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Help to solve 4th order ode

  1. Dec 26, 2009 #1

    I try to solve this PDE as below:


    With boundary conditions of x=0.y=y''=0 and x=-h,y=y'=0.
    k and h are constant.
    The solution look like from the Fourier transforms.
    There is one term in the solution which is :

    beta_n is the positive roots of the equation of beta_n=tan(beta_n). n is from 1 to infinity.

    I have no idea how this term come from. If someone can help me, I really appreciate it!!

  2. jcsd
  3. Dec 26, 2009 #2
    First of all your ODE has the following form

    z''-kz+1=0, where z=y''

    The general solution to z is obtained by the wery standard method which lead to ODE

    y''= exp(k^(1/2)*x)*C1+exp(-k^(1/2)*x)*C2+1/k

    and after double integration

    y = C1/k*exp(k^(1/2)*x)+C2/k*exp(-k^(1/2)*x)+1/2/k*x^2+C3*x+C4

    what is the general solution to your ODE. Substitution of your boundary conditions gives you 4 algebraic equations for unknowns C1,C2,C3 and C4.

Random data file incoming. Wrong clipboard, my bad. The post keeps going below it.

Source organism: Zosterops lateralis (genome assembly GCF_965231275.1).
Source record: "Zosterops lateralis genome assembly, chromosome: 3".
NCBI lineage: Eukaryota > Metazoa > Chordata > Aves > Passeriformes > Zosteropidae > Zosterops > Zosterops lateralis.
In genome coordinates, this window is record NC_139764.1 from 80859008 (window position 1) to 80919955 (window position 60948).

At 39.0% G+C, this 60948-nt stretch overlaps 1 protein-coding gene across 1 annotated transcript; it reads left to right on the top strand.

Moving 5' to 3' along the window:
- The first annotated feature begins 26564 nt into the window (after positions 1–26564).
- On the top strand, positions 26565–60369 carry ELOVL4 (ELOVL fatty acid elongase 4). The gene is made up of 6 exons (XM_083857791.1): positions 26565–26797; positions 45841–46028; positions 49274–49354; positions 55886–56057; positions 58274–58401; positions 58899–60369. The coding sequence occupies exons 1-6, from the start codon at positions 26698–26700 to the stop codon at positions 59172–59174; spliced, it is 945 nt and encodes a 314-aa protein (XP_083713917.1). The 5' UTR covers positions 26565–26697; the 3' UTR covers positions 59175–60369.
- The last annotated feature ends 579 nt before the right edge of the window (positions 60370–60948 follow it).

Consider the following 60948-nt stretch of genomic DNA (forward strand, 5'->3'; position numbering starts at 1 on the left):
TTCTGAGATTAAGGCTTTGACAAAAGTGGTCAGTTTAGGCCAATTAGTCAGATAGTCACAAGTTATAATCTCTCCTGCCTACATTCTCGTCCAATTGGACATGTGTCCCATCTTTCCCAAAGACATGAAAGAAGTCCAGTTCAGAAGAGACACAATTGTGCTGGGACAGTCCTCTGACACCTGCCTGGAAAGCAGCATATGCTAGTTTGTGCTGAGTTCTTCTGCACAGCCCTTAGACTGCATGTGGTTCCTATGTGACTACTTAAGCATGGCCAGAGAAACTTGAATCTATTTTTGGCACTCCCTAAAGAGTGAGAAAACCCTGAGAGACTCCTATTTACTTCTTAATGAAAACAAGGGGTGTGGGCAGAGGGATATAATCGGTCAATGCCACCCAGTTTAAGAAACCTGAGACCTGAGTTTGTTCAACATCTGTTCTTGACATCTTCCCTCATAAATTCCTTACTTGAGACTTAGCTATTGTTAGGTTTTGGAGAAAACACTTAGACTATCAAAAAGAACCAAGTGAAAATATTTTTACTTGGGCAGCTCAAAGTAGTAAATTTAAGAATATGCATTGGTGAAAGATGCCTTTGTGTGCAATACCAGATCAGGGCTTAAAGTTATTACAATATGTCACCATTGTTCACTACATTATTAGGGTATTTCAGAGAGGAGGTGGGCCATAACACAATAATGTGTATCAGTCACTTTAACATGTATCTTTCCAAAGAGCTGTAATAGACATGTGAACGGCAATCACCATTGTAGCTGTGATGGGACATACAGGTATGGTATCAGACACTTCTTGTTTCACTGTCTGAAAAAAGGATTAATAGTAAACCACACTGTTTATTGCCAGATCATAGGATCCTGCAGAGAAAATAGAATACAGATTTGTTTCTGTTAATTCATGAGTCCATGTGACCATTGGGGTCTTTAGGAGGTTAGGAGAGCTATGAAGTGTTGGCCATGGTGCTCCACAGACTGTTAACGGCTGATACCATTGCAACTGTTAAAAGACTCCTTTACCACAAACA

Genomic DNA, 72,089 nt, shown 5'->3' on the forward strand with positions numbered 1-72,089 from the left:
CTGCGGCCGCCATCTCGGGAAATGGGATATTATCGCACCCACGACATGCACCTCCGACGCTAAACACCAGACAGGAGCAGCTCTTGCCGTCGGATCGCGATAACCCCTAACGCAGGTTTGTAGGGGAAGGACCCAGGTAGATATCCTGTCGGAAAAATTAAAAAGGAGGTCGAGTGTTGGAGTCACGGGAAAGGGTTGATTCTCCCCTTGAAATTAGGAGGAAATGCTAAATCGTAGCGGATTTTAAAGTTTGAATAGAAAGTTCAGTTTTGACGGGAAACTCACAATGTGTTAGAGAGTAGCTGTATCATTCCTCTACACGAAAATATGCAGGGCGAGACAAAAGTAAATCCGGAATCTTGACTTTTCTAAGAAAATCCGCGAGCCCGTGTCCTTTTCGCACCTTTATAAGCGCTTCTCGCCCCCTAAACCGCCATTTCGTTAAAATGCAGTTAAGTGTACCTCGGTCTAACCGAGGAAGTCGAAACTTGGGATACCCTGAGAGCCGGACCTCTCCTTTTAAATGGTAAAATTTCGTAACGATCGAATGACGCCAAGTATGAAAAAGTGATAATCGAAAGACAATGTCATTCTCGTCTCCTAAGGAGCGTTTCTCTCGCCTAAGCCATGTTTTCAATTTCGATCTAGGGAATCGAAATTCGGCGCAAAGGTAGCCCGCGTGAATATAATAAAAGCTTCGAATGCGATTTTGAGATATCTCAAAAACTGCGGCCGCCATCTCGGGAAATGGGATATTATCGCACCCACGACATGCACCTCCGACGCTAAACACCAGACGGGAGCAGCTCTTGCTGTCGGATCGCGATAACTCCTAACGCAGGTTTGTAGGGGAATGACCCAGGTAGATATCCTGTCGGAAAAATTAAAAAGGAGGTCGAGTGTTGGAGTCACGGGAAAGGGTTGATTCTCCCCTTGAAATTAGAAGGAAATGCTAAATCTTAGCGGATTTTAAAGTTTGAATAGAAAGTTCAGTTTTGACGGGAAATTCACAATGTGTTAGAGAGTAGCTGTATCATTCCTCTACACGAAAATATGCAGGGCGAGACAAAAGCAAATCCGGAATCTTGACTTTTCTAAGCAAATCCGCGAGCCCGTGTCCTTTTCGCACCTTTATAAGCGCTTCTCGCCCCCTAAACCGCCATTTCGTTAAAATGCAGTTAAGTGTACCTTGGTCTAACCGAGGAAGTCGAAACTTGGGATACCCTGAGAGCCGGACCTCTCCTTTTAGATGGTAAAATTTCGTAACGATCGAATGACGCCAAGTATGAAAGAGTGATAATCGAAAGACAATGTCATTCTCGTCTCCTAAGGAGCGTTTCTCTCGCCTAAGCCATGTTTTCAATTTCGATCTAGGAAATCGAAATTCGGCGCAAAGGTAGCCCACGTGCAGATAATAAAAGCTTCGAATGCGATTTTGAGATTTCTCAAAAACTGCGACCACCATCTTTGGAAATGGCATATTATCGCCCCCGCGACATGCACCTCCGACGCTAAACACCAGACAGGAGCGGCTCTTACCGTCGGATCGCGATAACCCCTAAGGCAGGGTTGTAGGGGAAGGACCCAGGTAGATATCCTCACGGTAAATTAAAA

4. Dec 26, 2009 #3


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    Almost the same thing: the characteristic equation for the differential equation y""- ky"+ 1= 0, which is the same as y""- ky"= -1, is [itex]r^4- kr^2= r^2(r^2- k)= r^2(r- \sqrt{k})(r+ \sqrt{k})[/itex] which has 0 as a double root and roots [itex]\sqrt{k}[/itex] and [itex]-\sqrt{k}[/itex].

    The general solution to the associated homogeneous equation is [itex]z= C_1x+ C_2+ C_3e^{x\sqrt{k}}+ C_4e^{-x\sqrt{k}}[/itex]. Since the right hand side is a constant, normally we would try a constant solution but since a constant and x already satisfy the homogeneous solution, we try [itex]z= Ax^2[/itex]. Then [itex]z'= 2Ax[/itex], [itex]z"= 2A[/itex] and [itex]z"'= z""= 0[/itex]. The equation becomes 0+ k(2A)= -1 so A= -1/(2k). The general soution to that equation is
    [tex]z(x)= C_1x+ C_2+ C_3e^{x\sqrt{k}}+ C_4e^{-x\sqrt{k}}-\frac{1}{2k}x^2[/tex]
  5. Dec 27, 2009 #4

    Thank you for response. If I want to use Fourier transform to solve this one, how can I find the boundary conditons for y''(-h)? I need to use inverse Laplace transform to convert the y function. Therefore, it will become much easier to use the Fourier transforms.

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